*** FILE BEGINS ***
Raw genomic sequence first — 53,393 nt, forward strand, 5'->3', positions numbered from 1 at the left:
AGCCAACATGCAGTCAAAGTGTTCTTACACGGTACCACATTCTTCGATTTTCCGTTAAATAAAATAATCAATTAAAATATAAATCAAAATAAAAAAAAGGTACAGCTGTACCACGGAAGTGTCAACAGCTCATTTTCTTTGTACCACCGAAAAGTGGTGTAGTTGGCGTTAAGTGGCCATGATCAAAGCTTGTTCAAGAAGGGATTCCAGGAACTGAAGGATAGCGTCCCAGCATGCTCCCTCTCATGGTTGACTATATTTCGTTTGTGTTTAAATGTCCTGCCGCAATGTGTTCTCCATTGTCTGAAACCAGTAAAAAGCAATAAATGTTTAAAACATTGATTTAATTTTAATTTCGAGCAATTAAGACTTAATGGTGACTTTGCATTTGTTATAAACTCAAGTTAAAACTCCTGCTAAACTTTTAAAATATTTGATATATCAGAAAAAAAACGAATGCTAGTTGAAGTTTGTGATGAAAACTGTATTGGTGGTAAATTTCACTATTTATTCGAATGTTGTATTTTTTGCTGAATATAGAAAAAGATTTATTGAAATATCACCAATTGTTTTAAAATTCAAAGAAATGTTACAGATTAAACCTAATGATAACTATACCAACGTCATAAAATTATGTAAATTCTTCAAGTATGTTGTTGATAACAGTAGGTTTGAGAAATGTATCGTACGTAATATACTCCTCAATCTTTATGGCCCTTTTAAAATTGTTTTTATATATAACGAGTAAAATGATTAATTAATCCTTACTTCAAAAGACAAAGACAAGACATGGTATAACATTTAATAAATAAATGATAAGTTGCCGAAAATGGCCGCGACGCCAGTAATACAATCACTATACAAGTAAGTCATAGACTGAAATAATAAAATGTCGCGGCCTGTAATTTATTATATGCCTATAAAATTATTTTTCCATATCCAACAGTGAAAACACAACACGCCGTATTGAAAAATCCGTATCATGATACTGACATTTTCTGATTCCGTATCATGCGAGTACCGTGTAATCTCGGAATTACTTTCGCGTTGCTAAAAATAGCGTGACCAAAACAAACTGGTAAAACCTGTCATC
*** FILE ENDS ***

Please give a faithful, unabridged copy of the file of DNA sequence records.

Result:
Raw genomic sequence first — 53,393 nt, forward strand, 5'->3', positions numbered from 1 at the left:
AGCCAACATGCAGTCAAAGTGTTCTTACACGGTACCACATTCTTCGATTTTCCGTTAAATAAAATAATCAATTAAAATATAAATCAAAATAAAAAAAAGGTACAGCTGTACCACGGAAGTGTCAACAGCTCATTTTCTTTGTACCACCGAAAAGTGGTGTAGTTGGCGTTAAGTGGCCATGATCAAAGCTTGTTCAAGAAGGGATTCCAGGAACTGAAGGATAGCGTCCCAGCATGCTCCCTCTCATGGTTGACTATATTTCGTTTGTGTTTAAATGTCCTGCCGCAATGTGTTCTCCATTGTCTGAAACCAGTAAAAAGCAATAAATGTTTAAAACATTGATTTAATTTTAATTTCGAGCAATTAAGACTTAATGGTGACTTTGCATTTGTTATAAACTCAAGTTAAAACTCCTGCTAAACTTTTAAAATATTTGATATATCAGAAAAAAAACGAATGCTAGTTGAAGTTTGTGATGAAAACTGTATTGGTGGTAAATTTCACTATTTATTCGAATGTTGTATTTTTTGCTGAATATAGAAAAAGATTTATTGAAATATCACCAATTGTTTTAAAATTCAAAGAAATGTTACAGATTAAACCTAATGATAACTATACCAACGTCATAAAATTATGTAAATTCTTCAAGTATGTTGTTGATAACAGTAGGTTTGAGAAATGTATCGTACGTAATATACTCCTCAATCTTTATGGCCCTTTTAAAATTGTTTTTATATATAACGAGTAAAATGATTAATTAATCCTTACTTCAAAAGACAAAGACAAGACATGGTATAACATTTAATAAATAAATGATAAGTTGCCGAAAATGGCCGCGACGCCAGTAATACAATCACTATACAAGTAAGTCATAGACTGAAATAATAAAATGTCGCGGCCTGTAATTTATTATATGCCTATAAAATTATTTTTCCATATCCAACAGTGAAAACACAACACGCCGTATTGAAAAATCCGTATCATGATACTGACATTTTCTGATTCCGTATCATGCGAGTACCGTGTAATCTCGGAATTACTTTCGCGTTGCTAAAAATAGCGTGACCAAAACAAACTGGTAAAACCTGTCATC